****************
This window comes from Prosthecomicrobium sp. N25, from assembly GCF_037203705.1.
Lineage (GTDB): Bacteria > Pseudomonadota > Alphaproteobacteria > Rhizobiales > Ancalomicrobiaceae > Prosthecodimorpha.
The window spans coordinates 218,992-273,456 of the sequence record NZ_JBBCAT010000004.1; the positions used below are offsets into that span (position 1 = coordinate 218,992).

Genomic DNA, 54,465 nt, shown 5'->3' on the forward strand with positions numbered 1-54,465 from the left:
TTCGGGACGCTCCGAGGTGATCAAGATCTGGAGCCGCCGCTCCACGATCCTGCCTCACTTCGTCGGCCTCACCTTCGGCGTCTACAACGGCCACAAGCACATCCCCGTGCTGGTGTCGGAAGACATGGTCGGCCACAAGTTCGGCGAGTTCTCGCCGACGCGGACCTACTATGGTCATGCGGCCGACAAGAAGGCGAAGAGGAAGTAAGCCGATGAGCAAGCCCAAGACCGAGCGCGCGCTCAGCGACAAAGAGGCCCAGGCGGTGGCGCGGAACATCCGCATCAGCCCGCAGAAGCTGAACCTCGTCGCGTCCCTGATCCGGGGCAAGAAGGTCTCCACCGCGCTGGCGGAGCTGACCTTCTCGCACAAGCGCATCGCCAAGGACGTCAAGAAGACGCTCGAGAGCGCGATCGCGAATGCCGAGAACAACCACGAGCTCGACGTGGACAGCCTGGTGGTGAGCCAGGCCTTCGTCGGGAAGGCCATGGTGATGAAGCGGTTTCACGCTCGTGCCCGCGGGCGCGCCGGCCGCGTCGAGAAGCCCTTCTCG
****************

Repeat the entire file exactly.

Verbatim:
This window comes from Prosthecomicrobium sp. N25, from assembly GCF_037203705.1.
Lineage (GTDB): Bacteria > Pseudomonadota > Alphaproteobacteria > Rhizobiales > Ancalomicrobiaceae > Prosthecodimorpha.
The window spans coordinates 218,992-273,456 of the sequence record NZ_JBBCAT010000004.1; the positions used below are offsets into that span (position 1 = coordinate 218,992).

Genomic DNA, 54,465 nt, shown 5'->3' on the forward strand with positions numbered 1-54,465 from the left:
TTCGGGACGCTCCGAGGTGATCAAGATCTGGAGCCGCCGCTCCACGATCCTGCCTCACTTCGTCGGCCTCACCTTCGGCGTCTACAACGGCCACAAGCACATCCCCGTGCTGGTGTCGGAAGACATGGTCGGCCACAAGTTCGGCGAGTTCTCGCCGACGCGGACCTACTATGGTCATGCGGCCGACAAGAAGGCGAAGAGGAAGTAAGCCGATGAGCAAGCCCAAGACCGAGCGCGCGCTCAGCGACAAAGAGGCCCAGGCGGTGGCGCGGAACATCCGCATCAGCCCGCAGAAGCTGAACCTCGTCGCGTCCCTGATCCGGGGCAAGAAGGTCTCCACCGCGCTGGCGGAGCTGACCTTCTCGCACAAGCGCATCGCCAAGGACGTCAAGAAGACGCTCGAGAGCGCGATCGCGAATGCCGAGAACAACCACGAGCTCGACGTGGACAGCCTGGTGGTGAGCCAGGCCTTCGTCGGGAAGGCCATGGTGATGAAGCGGTTTCACGCTCGTGCCCGCGGGCGCGCCGGCCGCGTCGAGAAGCCCTTCTCG